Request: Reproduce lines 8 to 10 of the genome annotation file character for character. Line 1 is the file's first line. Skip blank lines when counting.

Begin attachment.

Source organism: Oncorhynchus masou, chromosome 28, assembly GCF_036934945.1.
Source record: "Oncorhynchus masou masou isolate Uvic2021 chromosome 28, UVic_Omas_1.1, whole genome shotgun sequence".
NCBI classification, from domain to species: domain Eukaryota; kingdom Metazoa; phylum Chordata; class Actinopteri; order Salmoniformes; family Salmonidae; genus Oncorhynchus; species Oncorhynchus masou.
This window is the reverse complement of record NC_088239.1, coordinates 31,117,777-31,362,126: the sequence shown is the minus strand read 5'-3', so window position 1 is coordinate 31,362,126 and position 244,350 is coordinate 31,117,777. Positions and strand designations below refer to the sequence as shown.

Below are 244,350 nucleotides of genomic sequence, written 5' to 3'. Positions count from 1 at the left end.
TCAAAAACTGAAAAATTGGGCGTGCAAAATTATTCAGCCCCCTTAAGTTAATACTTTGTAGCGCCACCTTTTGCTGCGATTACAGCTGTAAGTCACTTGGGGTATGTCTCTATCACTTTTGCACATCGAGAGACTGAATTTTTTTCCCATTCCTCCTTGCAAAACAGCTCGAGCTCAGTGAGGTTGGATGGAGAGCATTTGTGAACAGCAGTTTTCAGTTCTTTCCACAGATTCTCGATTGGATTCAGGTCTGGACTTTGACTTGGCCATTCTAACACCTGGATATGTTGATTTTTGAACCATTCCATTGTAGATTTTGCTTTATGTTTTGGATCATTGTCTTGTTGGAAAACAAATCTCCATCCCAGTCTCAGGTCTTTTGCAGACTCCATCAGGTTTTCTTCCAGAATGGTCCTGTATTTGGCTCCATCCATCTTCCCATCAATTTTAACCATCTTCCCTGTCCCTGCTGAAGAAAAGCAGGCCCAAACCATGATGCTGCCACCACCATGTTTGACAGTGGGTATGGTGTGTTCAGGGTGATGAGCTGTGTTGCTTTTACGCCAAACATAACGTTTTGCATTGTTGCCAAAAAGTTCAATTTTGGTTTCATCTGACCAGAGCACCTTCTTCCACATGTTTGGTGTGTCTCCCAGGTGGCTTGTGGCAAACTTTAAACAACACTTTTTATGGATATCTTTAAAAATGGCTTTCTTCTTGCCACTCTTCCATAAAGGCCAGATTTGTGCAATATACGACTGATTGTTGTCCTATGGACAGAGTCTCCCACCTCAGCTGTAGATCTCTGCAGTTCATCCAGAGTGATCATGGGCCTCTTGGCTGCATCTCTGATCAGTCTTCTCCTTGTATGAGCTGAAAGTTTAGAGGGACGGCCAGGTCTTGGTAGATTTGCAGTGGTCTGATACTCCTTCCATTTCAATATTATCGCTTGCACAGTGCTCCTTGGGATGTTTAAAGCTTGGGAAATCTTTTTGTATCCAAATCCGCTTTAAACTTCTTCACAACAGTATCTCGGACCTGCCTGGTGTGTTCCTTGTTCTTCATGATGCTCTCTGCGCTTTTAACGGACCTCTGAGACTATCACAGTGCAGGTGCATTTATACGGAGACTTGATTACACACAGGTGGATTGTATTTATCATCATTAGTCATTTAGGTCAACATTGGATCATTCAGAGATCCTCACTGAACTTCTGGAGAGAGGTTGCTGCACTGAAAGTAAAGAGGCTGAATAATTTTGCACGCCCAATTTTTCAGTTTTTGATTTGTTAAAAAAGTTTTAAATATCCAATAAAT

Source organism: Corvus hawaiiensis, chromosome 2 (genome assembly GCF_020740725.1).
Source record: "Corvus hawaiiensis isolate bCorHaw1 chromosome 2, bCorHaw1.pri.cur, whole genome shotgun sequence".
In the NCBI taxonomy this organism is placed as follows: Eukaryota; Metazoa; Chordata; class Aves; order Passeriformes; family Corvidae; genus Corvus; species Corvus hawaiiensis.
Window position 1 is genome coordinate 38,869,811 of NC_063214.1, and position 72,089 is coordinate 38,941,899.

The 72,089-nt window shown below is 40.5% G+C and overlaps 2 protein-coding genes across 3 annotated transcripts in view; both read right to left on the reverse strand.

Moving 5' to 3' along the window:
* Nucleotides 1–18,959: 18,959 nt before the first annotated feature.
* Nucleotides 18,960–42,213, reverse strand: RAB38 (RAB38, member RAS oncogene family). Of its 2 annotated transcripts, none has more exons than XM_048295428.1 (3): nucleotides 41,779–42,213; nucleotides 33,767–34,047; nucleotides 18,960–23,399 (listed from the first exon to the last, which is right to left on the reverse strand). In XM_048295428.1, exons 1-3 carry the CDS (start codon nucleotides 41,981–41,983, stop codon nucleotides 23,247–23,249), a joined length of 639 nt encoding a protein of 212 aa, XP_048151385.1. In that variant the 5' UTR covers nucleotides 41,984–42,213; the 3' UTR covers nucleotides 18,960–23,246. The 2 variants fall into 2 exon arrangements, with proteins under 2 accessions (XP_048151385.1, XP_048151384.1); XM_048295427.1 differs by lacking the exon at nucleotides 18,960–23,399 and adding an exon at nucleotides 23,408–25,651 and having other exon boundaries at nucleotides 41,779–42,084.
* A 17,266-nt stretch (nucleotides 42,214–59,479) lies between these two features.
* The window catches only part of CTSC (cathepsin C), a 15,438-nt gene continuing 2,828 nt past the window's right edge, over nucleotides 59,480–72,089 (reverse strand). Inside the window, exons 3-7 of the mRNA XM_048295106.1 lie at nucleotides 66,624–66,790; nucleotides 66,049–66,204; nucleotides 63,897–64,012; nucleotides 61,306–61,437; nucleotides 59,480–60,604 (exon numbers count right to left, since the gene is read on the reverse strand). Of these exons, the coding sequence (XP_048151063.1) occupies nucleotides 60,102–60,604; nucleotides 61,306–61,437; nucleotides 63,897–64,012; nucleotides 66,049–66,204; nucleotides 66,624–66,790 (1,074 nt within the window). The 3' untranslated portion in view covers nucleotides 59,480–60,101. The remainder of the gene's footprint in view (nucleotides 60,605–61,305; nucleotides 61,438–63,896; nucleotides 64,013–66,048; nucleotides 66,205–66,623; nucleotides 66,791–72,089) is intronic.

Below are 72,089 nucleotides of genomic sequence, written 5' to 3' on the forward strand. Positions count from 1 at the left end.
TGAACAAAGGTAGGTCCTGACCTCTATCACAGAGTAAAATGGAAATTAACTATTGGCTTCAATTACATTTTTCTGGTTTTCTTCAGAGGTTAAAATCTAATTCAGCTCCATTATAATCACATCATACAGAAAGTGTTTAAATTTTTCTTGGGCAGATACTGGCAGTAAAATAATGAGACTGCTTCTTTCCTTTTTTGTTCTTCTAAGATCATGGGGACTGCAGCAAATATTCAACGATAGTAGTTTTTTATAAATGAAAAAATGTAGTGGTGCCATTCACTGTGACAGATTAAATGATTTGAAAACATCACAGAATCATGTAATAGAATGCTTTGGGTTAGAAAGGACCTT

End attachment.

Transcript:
Source record: "Corvus hawaiiensis isolate bCorHaw1 chromosome 2, bCorHaw1.pri.cur, whole genome shotgun sequence".
In the NCBI taxonomy this organism is placed as follows: Eukaryota; Metazoa; Chordata; class Aves; order Passeriformes; family Corvidae; genus Corvus; species Corvus hawaiiensis.
Window position 1 is genome coordinate 38,869,811 of NC_063214.1, and position 72,089 is coordinate 38,941,899.